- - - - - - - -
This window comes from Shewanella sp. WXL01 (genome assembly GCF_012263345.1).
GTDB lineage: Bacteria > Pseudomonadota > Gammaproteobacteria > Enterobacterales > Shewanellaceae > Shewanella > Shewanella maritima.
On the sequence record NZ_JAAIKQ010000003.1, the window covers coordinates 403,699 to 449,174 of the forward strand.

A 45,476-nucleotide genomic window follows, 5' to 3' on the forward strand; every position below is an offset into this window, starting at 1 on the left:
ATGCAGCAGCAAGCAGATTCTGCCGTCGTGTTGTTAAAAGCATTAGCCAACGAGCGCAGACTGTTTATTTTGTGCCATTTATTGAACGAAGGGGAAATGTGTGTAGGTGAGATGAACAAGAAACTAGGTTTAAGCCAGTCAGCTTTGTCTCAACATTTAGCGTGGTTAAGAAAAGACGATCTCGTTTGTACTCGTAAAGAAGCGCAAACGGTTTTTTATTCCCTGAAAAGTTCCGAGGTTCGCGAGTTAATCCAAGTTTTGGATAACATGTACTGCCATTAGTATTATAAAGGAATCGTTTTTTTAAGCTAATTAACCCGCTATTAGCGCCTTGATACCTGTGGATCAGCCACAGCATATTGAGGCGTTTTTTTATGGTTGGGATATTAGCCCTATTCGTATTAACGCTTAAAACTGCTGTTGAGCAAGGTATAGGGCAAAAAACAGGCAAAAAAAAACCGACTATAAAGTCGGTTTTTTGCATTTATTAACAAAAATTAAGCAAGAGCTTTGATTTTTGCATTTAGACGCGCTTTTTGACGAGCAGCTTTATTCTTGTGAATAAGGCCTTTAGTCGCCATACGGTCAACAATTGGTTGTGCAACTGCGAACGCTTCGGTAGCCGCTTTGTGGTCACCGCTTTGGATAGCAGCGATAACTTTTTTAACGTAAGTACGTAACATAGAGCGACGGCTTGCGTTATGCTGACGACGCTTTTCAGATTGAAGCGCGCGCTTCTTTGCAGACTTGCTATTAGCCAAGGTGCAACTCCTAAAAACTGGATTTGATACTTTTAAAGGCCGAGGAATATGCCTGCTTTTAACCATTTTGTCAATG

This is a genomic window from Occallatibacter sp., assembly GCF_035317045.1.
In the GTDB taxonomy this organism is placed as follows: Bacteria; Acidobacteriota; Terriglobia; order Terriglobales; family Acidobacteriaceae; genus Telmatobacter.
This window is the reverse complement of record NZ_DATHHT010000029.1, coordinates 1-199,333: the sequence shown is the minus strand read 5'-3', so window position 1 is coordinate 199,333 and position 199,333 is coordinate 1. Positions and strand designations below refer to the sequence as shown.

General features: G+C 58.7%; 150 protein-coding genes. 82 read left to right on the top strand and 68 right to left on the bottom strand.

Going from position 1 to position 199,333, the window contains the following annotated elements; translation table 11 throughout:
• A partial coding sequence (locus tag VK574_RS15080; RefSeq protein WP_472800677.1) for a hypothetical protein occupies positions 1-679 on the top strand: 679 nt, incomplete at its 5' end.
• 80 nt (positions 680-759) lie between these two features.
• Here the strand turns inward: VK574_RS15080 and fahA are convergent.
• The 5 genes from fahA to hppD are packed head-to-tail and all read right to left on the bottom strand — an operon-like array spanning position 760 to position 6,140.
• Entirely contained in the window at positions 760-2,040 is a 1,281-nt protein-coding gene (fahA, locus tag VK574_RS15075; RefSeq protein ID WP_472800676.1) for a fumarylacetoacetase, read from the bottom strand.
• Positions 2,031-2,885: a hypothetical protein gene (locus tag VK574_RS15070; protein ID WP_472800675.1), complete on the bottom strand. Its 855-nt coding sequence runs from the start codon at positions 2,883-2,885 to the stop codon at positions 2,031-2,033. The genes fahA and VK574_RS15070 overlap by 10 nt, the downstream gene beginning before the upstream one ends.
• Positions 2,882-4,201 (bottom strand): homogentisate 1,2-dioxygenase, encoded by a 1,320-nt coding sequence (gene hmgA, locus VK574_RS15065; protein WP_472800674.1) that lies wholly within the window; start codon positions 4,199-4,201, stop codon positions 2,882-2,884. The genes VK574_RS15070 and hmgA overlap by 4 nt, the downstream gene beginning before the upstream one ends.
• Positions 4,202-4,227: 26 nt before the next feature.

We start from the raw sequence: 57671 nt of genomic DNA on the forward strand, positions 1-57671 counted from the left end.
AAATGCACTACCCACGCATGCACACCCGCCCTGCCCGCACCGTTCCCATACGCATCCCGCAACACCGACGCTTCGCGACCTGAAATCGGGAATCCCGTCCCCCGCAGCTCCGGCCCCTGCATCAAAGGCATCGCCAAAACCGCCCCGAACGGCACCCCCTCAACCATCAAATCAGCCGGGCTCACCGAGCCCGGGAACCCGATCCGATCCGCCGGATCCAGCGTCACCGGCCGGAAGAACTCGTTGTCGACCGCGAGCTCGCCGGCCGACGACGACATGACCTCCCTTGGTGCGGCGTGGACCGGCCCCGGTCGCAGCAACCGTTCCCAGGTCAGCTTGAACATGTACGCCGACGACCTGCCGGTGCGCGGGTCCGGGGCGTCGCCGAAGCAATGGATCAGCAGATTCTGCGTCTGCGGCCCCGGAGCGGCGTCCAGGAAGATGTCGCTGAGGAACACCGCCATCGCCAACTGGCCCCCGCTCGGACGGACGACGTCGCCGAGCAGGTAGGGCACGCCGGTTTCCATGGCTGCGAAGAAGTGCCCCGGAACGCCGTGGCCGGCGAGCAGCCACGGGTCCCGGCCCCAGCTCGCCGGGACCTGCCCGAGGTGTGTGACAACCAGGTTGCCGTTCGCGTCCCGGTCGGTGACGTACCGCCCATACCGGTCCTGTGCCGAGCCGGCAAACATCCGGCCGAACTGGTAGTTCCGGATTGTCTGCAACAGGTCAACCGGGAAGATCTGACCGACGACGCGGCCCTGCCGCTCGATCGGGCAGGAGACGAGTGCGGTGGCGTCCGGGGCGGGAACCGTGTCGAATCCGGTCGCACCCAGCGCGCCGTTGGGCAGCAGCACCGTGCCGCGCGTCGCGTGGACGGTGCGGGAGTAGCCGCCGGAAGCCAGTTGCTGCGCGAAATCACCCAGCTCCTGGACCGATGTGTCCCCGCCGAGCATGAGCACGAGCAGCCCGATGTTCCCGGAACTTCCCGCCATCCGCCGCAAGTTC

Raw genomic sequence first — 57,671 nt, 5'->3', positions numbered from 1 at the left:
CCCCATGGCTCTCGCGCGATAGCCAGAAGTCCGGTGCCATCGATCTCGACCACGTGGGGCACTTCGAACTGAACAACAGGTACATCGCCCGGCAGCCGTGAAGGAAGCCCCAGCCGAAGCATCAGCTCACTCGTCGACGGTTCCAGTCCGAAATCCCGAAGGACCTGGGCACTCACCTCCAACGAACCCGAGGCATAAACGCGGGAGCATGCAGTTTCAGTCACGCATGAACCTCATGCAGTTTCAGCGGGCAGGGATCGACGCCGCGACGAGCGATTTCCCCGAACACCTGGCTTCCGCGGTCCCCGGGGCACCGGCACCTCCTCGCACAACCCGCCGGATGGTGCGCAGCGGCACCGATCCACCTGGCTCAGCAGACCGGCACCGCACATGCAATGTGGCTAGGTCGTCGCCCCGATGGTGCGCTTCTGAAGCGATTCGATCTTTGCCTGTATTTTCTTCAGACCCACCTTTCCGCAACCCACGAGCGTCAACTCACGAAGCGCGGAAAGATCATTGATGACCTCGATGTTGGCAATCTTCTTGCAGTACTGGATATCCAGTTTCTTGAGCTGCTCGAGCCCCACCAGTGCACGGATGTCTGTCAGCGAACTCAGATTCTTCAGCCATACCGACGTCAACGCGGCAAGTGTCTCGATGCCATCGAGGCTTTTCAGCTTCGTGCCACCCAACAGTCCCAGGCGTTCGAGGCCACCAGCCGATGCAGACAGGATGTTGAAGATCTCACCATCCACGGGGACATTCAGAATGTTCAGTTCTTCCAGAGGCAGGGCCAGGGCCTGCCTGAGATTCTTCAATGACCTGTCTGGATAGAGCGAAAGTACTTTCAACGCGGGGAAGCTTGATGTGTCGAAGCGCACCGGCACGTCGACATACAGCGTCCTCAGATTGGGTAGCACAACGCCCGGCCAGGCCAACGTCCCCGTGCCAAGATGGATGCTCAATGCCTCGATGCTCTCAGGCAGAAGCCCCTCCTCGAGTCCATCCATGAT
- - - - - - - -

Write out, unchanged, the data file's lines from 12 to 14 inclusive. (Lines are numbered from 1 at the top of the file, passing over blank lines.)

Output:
• 80 nt (positions 680-759) lie between these two features.
• Here the strand turns inward: VK574_RS15080 and fahA are convergent.
• The 5 genes from fahA to hppD are packed head-to-tail and all read right to left on the bottom strand — an operon-like array spanning position 760 to position 6,140.